If the answer in step 808 is no, step 812 asks whether the user has prompted for leftward movement. If yes, step 814 activates motor circuit 34 for a left turn at the maximum speed indicated on potentiometer 40. Similarly, step 816 asks whether the user has indicated a right turn, and if yes, step 818 activates circuit 34 to execute this movement.
If the answer in all of steps 804, 808, 812 and 816 are no, input signals have been misread and step 820 de-energizes the relays in motor driver circuit 34 to their default settings. After steps 806, 810, 814, 818 and 820, the program moves to step 822 which enables the PWM signal outputs from terminals HS0.1 and .3. This step also sets the PWM duty cycle at minimum, clears the internal software counters, and then calculates the acceleration rate and times.
Step 824 then asks whether an increase in the duty cycle has been indicated for an increase in motor speed. If yes, step 826 calls ACCELERATION subroutine 900 (FIG.9). If the answer in step 824 is no, or after step 826, step 828 asks whether the switch inputs are constant from input device 20. If yes, indicating that the user desires to increase speed, the program moves back to step 824.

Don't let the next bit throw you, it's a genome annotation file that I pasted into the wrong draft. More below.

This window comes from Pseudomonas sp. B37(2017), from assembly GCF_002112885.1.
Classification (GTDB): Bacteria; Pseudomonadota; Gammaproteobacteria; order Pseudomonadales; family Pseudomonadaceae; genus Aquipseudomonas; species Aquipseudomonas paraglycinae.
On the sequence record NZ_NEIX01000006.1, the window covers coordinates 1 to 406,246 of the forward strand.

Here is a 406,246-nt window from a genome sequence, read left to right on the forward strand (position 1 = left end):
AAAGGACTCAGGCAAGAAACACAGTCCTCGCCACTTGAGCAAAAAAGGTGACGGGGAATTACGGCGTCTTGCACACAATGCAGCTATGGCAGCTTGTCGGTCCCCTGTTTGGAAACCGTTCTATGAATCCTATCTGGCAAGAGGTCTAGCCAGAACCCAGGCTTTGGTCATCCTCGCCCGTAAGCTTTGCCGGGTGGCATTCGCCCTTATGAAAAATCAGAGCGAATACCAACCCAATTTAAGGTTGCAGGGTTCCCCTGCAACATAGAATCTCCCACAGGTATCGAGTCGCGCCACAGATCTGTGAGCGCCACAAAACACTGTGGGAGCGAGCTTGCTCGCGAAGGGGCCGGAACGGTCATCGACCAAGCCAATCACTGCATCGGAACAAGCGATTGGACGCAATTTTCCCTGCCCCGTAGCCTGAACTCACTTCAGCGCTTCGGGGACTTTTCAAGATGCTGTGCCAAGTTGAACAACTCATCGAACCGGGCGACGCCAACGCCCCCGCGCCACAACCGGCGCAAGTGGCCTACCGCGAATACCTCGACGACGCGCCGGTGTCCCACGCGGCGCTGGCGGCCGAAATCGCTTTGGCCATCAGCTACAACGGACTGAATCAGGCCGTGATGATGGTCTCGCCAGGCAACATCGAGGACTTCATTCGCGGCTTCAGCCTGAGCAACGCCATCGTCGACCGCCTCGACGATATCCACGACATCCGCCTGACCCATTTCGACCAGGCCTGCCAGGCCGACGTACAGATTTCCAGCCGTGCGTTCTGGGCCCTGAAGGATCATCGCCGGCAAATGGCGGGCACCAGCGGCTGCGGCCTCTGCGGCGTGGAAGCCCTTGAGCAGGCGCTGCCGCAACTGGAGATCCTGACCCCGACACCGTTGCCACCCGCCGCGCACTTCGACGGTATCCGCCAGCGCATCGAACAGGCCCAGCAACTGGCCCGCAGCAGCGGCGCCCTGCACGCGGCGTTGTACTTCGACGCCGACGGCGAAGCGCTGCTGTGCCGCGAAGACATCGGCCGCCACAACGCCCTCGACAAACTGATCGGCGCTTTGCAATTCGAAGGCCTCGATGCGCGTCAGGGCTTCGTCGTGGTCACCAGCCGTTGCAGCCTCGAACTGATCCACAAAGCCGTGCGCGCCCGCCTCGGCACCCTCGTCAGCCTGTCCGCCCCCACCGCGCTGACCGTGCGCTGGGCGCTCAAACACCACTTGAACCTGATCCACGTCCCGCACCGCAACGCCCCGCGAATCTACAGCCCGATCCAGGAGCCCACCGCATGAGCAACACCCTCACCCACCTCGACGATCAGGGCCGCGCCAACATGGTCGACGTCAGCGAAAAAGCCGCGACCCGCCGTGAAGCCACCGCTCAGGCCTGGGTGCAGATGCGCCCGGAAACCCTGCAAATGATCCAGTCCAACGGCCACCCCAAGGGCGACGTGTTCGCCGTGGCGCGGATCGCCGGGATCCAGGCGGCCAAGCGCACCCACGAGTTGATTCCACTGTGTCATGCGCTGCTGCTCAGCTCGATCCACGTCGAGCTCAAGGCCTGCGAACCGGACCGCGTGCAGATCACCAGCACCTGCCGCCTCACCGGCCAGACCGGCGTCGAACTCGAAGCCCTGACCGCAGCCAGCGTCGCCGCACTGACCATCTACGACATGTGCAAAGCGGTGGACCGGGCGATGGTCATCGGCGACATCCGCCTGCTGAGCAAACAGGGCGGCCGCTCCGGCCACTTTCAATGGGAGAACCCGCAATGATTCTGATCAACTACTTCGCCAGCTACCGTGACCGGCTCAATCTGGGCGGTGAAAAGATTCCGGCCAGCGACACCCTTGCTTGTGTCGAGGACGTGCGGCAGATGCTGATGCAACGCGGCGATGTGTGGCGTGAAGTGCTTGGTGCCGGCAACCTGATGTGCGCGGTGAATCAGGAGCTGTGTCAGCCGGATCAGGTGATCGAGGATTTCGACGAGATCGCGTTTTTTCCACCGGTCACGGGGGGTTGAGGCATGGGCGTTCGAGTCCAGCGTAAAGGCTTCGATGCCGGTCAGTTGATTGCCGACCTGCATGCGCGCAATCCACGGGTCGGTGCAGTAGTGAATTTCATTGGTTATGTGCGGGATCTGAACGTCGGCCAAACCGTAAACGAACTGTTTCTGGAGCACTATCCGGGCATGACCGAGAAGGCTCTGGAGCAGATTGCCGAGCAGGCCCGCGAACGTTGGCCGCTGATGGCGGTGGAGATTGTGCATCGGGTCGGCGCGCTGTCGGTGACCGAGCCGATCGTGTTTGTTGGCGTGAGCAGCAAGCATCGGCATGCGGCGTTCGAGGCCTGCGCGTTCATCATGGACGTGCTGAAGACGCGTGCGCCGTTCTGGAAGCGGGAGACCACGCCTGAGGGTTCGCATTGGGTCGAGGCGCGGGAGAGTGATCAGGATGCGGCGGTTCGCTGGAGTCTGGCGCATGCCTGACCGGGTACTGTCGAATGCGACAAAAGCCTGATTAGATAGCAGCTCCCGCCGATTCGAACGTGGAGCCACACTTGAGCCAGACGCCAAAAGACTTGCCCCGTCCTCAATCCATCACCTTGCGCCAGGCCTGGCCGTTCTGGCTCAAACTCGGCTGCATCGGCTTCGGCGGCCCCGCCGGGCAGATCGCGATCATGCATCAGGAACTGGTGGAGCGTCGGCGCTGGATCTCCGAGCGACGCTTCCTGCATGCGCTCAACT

If the answer in step 828 is no, step 830 asks whether a course correction is allowed during wheelchair movement. If yes, step 832 asks whether the course correction inputs are valid and if yes, step 834 modifies the PWM signals to circuit 34 to the appropriate motor to modify the course of wheelchair 10. After completion of step 834, step 836 asks whether a course correction change is still requested. If yes, program continues to loop through this step until such an input is no longer indicated. This causes the course correction movements to continue until such an input is no longer requested. When the user is on the desired course, and a course correction is no longer indicated the answer in step 836 is no and the original PWM signals are restored in step 838 to put wheelchair 10 back on the straight course.
Step 840 then asks whether the original course has been reset. If yes, program loops back to step 824. If the original course is not indicated, the answer in step 840 is no and the program moves to step 842. This step is also entered upon a no answer in steps 830 and 832. Step 842 alters the PWM signals for braking action and activates terminals P1.0-1 for braking action on both of motors 18L, R.
Step 844 then asks whether movement of wheelchair 10 has stopped in response to the braking action. The program continues to loop through step 844 unit such movement has stopped after which the program returns to step 616 (FIG.6).
ACCELERATION subroutine 900 is illustrated in FIG. 9. This subroutine is called in step 826 (FIG. 8).